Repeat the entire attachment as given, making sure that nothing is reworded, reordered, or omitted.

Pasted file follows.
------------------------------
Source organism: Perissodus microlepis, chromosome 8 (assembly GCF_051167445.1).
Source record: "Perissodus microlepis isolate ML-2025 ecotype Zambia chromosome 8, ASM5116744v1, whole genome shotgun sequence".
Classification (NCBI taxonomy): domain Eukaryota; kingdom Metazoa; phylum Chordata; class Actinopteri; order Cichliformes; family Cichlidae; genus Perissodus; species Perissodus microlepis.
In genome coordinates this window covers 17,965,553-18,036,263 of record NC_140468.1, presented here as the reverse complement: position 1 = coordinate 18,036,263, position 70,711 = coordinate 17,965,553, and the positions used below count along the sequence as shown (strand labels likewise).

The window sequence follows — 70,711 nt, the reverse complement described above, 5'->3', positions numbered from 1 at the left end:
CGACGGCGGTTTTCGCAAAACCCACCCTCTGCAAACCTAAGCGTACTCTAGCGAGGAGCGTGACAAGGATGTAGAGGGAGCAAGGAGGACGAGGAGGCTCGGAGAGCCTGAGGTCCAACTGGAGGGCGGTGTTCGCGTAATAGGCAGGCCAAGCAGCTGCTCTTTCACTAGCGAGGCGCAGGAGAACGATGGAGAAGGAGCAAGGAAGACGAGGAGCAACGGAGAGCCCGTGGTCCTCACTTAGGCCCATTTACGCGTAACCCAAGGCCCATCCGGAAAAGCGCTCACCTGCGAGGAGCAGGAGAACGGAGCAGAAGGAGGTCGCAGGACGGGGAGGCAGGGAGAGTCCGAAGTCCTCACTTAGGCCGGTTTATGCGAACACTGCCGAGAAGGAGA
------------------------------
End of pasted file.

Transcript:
Source organism: Perissodus microlepis, chromosome 8 (assembly GCF_051167445.1).
Source record: "Perissodus microlepis isolate ML-2025 ecotype Zambia chromosome 8, ASM5116744v1, whole genome shotgun sequence".
Classification (NCBI taxonomy): domain Eukaryota; kingdom Metazoa; phylum Chordata; class Actinopteri; order Cichliformes; family Cichlidae; genus Perissodus; species Perissodus microlepis.
In genome coordinates this window covers 17,965,553-18,036,263 of record NC_140468.1, presented here as the reverse complement: position 1 = coordinate 18,036,263, position 70,711 = coordinate 17,965,553, and the positions used below count along the sequence as shown (strand labels likewise).

The window sequence follows — 70,711 nt, the reverse complement described above, 5'->3', positions numbered from 1 at the left end:
CGACGGCGGTTTTCGCAAAACCCACCCTCTGCAAACCTAAGCGTACTCTAGCGAGGAGCGTGACAAGGATGTAGAGGGAGCAAGGAGGACGAGGAGGCTCGGAGAGCCTGAGGTCCAACTGGAGGGCGGTGTTCGCGTAATAGGCAGGCCAAGCAGCTGCTCTTTCACTAGCGAGGCGCAGGAGAACGATGGAGAAGGAGCAAGGAAGACGAGGAGCAACGGAGAGCCCGTGGTCCTCACTTAGGCCCATTTACGCGTAACCCAAGGCCCATCCGGAAAAGCGCTCACCTGCGAGGAGCAGGAGAACGGAGCAGAAGGAGGTCGCAGGACGGGGAGGCAGGGAGAGTCCGAAGTCCTCACTTAGGCCGGTTTATGCGAACACTGCCGAGAAGGAGA